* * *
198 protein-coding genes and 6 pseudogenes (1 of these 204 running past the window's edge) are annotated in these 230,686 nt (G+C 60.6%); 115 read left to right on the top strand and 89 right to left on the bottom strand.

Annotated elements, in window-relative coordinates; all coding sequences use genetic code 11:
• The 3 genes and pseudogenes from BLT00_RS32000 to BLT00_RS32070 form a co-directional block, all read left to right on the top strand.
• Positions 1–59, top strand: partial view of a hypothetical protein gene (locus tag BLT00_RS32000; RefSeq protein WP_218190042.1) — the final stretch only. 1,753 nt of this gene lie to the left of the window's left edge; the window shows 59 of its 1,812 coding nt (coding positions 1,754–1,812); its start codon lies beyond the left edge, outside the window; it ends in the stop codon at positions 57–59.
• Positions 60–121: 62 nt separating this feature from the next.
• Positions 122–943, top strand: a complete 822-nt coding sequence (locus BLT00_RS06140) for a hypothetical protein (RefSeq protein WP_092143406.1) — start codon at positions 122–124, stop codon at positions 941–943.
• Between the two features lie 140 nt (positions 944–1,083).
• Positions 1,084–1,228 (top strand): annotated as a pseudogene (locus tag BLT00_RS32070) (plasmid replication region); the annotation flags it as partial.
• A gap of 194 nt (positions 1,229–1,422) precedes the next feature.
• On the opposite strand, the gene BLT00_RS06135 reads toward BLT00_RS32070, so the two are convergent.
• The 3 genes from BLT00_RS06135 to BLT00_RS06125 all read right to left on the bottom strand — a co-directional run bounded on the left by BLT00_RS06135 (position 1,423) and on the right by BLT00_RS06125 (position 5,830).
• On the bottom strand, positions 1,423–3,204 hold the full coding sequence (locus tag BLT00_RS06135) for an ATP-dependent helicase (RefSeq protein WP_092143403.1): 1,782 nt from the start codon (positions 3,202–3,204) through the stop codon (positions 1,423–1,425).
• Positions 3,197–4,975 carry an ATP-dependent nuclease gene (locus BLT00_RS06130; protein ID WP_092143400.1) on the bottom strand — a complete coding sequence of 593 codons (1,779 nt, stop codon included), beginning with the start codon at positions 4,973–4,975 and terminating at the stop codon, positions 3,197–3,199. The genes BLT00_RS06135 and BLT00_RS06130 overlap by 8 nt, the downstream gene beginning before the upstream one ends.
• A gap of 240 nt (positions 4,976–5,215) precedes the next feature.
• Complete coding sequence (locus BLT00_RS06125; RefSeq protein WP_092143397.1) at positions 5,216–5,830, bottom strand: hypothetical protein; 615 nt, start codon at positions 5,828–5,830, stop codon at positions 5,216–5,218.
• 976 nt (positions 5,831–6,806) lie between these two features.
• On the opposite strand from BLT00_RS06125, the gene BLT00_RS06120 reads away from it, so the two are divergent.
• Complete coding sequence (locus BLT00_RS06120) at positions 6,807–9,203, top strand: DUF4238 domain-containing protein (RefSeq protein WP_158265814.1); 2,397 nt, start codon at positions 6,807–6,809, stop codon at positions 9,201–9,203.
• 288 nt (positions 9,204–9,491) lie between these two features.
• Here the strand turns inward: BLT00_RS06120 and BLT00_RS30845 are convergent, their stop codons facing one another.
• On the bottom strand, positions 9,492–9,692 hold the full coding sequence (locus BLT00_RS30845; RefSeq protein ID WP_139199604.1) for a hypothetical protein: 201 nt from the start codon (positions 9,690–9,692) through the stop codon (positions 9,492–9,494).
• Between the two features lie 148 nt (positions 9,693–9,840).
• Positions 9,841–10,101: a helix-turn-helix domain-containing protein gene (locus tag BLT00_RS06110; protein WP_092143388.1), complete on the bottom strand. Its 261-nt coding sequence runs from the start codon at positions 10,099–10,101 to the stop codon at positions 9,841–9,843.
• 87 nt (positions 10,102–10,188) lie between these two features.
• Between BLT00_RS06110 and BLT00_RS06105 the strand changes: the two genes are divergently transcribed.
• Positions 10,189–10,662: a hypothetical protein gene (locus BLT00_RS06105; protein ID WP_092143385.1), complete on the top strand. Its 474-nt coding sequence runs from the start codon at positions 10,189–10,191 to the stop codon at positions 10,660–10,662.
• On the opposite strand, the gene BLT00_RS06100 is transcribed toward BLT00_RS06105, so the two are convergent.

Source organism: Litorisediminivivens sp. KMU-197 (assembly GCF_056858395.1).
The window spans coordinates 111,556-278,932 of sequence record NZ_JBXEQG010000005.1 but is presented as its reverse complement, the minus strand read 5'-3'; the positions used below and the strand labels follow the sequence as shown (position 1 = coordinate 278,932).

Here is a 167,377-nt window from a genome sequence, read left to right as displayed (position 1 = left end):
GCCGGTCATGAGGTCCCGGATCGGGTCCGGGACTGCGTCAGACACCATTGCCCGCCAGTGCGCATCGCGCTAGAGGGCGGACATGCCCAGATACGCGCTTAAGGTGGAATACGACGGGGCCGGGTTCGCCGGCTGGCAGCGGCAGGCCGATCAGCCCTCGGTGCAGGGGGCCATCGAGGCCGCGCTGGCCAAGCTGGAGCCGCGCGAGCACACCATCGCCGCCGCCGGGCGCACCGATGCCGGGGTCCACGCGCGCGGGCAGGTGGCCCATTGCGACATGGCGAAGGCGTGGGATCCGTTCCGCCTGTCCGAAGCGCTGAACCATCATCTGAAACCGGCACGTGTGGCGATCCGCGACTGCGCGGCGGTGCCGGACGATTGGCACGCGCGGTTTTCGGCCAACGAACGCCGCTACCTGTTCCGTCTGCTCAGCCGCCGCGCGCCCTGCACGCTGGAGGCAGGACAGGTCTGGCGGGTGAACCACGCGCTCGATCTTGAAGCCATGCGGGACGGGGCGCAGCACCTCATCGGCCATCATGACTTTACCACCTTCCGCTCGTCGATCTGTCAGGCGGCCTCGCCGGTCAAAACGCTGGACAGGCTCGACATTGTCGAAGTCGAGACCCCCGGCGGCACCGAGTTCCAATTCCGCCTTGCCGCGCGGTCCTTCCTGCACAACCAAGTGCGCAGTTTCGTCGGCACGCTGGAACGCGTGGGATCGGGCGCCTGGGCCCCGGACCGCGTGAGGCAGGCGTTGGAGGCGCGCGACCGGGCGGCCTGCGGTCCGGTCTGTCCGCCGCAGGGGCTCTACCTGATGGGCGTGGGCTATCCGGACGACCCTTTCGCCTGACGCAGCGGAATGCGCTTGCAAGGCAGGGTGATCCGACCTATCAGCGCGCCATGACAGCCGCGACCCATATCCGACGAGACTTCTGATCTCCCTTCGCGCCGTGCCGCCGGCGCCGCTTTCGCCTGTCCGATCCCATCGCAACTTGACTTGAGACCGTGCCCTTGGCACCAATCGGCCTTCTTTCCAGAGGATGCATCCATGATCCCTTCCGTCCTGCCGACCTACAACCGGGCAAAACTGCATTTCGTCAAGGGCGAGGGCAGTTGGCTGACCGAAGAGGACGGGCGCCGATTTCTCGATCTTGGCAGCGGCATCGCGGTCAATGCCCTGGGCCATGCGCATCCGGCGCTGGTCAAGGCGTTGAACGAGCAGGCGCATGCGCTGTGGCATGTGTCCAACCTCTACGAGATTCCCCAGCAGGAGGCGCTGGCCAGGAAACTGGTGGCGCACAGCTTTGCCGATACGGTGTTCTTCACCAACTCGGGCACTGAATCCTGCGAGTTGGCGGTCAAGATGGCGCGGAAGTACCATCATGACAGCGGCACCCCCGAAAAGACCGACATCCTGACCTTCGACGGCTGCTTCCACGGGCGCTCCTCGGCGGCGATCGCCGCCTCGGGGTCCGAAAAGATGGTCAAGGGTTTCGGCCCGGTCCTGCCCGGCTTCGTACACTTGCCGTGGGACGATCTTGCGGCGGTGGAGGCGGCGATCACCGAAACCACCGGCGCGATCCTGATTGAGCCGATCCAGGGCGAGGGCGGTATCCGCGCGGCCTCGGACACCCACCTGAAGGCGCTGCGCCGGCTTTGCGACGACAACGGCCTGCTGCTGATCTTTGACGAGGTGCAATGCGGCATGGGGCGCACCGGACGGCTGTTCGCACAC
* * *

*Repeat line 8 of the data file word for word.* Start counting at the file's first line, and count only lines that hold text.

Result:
• Positions 1,084–1,228 (top strand): annotated as a pseudogene (locus tag BLT00_RS32070) (plasmid replication region); the annotation flags it as partial.